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Art is Not About the Outcome, Itʻs About the Process

“Every child is an artist. The problem is how to remain an artist once [he or she] grows up.” – Pablo Picasso

Creating art is a universal activity that connects people together. As a means of communication, art transcends verbal language and joins people across cultures. People create art to express everyday life, challenges and dreams along with the intangible feelings and emotions they experience. As we age, we become conditioned to focus on the outcome, rather than the process. However, it is the process of creating art that researchers and therapists have found to be good for people’s mental health and well being.

The process of creating art takes concentration which can remove external pressures of daily worries and responsibilities. This focus is useful when experiencing challenging transitions or stress, especially for children. Children can use the artistic process to work through emotions that they may otherwise find difficult to express. By exploring how they feel and playing with various materials, children can convey emotions that they otherwise cannot find words to share, or are afraid of speaking. Being able to work through these emotions can release tension and provide validation that it’s ok to have such feelings. In turn, children are better able to accept and move on from situations that are beyond their control.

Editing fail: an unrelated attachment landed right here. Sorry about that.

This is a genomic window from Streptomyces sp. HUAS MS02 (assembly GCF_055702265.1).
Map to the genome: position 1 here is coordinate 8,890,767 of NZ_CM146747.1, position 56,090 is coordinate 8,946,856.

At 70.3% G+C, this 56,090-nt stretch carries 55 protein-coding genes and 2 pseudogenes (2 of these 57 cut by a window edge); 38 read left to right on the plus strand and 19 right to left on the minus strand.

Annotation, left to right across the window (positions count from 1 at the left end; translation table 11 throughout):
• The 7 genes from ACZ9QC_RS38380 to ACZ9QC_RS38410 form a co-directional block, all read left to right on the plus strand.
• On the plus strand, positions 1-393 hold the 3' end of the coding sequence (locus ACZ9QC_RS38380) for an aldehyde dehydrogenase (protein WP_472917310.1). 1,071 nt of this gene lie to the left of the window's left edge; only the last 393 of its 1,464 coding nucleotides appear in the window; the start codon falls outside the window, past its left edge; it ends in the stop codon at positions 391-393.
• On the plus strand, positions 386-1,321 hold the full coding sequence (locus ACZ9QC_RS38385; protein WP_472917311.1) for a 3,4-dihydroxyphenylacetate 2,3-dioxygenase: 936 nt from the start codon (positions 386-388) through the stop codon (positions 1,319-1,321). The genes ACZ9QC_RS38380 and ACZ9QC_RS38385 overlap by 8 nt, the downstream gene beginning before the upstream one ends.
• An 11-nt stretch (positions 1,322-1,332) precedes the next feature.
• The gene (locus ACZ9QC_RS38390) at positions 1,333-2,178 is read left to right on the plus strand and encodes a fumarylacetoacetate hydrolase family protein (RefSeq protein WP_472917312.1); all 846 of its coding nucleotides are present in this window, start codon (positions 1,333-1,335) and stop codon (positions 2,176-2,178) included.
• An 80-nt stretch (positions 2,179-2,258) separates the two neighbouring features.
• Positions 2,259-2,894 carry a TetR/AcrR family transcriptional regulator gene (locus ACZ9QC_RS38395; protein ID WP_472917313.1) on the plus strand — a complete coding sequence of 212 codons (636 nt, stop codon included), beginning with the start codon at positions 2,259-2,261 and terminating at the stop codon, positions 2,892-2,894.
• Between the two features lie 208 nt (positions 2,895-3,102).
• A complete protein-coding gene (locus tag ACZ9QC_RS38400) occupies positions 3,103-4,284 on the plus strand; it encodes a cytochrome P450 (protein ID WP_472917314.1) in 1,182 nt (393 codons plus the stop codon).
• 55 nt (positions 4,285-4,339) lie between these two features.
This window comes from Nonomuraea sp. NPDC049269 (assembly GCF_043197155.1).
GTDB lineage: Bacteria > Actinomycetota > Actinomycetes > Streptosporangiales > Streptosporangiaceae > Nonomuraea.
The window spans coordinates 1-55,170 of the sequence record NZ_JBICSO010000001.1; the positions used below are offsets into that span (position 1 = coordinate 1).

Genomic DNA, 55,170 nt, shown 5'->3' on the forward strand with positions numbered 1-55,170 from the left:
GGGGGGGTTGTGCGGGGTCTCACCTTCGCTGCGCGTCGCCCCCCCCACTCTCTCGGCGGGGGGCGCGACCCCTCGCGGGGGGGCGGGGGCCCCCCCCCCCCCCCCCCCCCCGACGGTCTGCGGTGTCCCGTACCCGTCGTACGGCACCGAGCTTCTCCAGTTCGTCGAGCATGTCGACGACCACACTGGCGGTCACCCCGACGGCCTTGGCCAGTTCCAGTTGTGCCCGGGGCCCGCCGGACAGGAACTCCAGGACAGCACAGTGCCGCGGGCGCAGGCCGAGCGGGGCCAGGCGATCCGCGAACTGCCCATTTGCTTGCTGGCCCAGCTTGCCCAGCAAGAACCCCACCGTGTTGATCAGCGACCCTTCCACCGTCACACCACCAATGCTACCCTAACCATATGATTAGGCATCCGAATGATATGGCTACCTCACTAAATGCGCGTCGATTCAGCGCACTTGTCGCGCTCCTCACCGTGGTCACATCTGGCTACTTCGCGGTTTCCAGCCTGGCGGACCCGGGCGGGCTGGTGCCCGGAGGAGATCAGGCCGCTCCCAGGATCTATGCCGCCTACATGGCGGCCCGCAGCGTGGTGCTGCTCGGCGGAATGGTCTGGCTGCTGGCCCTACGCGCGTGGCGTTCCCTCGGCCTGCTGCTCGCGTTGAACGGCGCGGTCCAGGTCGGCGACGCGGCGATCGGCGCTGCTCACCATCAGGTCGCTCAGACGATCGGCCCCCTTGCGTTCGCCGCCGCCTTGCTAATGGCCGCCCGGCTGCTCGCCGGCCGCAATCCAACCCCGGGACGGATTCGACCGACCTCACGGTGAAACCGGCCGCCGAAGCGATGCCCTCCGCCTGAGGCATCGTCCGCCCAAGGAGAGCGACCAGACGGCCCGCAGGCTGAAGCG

In the end, it’s not about what the art looks like, but the time spent focusing on themselves and the expressive creative outlet art allows. Keiki Heroes have the superpower of kindness. One component of kindness is to be kind to ourselves, to allow ourselves the space to feel, process and center in a world of challenges. Art projects allow children to express themselves without the pressures of performance, which can help them process situations and grow confidence in themselves to solve problems.

Keiki Heroes is currently spearheading a “Superpower Art Adventure.” Through a series of art instructional videos created by local artists, keiki can create and share their own art. Keiki of all ages across Hawaiʻi are encouraged to name their superpowers and create art.

Local Resources to the arts:
EHCC
Wailoa Center
Donkey Mill Art Center
Volcano Art Center
Prince Dance Institute
Circle of Life Hilo
Center Stage Dance Studio
UH Hilo Performing Arts Center

Sources
How creative expression can foster healing and mental well-being.
Healing Power of Art 
About empowering children through art 

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